Who's going to make Moose class declarations simpler?

A Stackoverflow answer that encourages the questioner to use Moose has a long code example because it has a lot of code and formatting since there is a lot of repeated typing:

has 'PacketName' => (
    is       => 'rw',
    isa      => 'Str',
    required => 1,
);

has 'Platform' => (
    is       => 'rw',
    isa      => 'Str',
    required => 0,
);

has 'Version' => (
    is       => 'r',
    isa      => 'Int',
    required => 1,
);

I'd like to see that look something like little language this instead, perhaps in a INI style format. Assume that the attributes are rw and required (or whatever the defaults should be) and only express the deviations:

 # file is fooclass.moose or something
  [has]
  PacketName
  Platform         not_required
  Version          isa Int is r

Ultimately, I'd like to see a non-code text description of a class come from configuration rather than code. I've talked to random Moose people around this and they've never shot it down (to my face :). I've done this for non-Moose things, some of which I talk about in Mastering Perl, but that you can also see in some of my work on Data::Constraint and Brick.

I know there are a lot more fancy things that you can do and you might use code to figure some of that out, so you wouldn't use this in those cases. However, in the newbie, simple class case, it's a lot less scary to see a little code than a lot of code.

It's not very high on my to do list, though, so steal the idea if you like it.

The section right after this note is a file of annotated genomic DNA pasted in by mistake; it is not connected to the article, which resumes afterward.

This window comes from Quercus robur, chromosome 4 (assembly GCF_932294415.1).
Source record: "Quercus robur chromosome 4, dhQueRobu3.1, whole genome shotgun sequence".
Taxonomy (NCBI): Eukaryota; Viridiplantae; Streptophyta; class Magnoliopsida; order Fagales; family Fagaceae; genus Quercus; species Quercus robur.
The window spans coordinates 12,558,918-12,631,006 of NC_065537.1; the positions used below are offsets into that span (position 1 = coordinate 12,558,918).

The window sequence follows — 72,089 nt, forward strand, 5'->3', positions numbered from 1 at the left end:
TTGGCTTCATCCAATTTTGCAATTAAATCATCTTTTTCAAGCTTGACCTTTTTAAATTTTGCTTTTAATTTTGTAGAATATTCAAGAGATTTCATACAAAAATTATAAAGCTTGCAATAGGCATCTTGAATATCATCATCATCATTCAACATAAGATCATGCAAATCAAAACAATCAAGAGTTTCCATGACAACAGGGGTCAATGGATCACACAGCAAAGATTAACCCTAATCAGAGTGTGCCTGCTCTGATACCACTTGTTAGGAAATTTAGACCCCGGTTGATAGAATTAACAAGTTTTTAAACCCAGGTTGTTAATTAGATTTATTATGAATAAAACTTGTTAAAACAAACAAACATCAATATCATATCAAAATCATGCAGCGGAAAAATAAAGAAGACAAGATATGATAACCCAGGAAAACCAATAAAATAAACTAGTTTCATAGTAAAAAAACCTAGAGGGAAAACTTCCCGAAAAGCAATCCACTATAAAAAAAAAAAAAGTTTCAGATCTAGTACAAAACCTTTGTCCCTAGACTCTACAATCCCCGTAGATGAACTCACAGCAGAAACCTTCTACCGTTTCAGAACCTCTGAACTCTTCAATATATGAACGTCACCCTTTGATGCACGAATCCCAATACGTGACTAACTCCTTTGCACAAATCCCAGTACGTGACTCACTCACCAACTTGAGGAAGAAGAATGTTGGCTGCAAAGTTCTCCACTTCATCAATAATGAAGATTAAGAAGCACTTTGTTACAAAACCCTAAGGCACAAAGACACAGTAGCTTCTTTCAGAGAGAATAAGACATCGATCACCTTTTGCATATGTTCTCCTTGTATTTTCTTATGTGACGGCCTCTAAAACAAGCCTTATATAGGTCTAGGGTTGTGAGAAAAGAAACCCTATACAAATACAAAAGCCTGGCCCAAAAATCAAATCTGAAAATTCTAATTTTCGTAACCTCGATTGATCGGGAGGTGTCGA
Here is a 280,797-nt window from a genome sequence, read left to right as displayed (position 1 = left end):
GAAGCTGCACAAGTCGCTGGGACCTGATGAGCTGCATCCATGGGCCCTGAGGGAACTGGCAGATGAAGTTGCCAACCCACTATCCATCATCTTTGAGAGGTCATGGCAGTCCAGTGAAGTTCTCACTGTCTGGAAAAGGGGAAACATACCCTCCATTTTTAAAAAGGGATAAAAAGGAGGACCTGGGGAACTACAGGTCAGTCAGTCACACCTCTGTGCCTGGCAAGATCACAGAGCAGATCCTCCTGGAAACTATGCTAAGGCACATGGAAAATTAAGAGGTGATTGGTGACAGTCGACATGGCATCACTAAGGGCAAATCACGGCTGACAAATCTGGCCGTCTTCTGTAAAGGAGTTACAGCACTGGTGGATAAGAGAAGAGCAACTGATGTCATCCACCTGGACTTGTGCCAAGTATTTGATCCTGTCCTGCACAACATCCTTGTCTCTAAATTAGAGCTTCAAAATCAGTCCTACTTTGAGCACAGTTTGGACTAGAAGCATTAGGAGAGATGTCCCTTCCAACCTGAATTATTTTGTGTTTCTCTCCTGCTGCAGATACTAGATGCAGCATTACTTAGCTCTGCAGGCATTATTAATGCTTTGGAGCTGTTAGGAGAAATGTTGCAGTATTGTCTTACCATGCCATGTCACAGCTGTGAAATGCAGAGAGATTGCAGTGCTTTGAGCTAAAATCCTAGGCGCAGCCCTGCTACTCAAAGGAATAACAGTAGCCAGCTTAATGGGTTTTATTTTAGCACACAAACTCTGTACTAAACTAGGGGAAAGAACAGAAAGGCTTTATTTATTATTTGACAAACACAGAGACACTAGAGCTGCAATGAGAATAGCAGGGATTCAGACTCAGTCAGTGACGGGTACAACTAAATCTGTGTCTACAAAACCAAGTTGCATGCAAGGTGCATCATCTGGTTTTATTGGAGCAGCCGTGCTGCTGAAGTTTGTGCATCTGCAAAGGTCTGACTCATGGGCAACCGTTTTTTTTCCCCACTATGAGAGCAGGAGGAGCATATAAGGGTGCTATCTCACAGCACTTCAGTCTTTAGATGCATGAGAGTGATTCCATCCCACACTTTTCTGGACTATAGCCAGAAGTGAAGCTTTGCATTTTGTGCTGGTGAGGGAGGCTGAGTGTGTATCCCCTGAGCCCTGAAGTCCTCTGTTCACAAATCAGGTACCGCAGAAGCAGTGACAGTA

10 Comments

Moose::Manual::Attributes says you can do this:

has [ 'x', 'y' ] => ( is => 'ro', isa => 'Int' );

-- dagolden

You could probably do something like:

has ['x','y'] => qw(is ro isa int);

I'm not sure that's better. Personally I don't find the attribute declaration so verbose. You can often leave stuff off, for example

has [qw(a b c e d)] => (is=>'ro');

I do similar to this a lot when I don't have strong needs for validation off the top.

When Moose exports helpers like 'has', 'when' and 'extends', it's (even temporarily) polluting your namespace. Extending even more would pollute it even more and potentially cause issues. If that syntax could be declared in a clean lexical scope which isn't too off-putting, I'd like to see it.

Perhaps one route would be to use UPPER CASE? I wrote code that allowed one to write storage-agnostic searches in Perl like this:

    AND(
        name      => 'foo',
        last_name => 'something',
    ),
    OR( age => BETWEEN [ 13, 21 ] ),
    OR(
        fav_number => GE 42,
        some_value => 'bob',
    )

It worked pretty well. Perhaps a similar scheme?

    has ['x','y'] => IS RO, ISA INT;

That would still be valid Perl and allow Devel::Cover to handle it nicely.

Why not make 'has' take a block instead of a hash?


has { name 'x'; is 'ro'; isa 'Int'; required;}

Make required() with no arguments be the same as required() with a true argument; you have to explicitly pass a false argument to make an attribute not required.